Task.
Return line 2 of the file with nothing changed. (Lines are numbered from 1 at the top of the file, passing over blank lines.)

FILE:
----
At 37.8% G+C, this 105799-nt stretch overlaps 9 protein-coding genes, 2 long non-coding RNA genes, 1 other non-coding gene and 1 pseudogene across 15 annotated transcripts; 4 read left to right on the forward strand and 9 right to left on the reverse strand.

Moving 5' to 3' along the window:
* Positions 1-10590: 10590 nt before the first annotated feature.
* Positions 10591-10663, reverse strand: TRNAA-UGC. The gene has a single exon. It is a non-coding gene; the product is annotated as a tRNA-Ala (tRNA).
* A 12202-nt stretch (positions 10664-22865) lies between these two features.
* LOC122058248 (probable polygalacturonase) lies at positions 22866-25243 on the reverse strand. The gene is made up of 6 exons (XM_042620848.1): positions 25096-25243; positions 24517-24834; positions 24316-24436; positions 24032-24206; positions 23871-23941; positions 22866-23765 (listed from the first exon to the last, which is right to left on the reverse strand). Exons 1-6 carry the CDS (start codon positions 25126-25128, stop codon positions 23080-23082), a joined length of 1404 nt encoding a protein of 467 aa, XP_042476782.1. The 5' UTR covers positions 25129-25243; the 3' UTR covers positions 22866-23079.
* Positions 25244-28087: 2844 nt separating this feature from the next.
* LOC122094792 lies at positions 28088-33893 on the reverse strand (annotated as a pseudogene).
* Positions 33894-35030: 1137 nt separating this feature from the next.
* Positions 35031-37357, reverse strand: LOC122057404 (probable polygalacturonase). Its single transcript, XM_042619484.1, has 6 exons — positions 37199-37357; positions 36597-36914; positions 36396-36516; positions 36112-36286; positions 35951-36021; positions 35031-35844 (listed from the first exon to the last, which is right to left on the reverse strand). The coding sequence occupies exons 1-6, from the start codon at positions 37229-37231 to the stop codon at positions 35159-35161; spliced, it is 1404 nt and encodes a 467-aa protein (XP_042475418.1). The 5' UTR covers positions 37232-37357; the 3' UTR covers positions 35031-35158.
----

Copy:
Moving 5' to 3' along the window: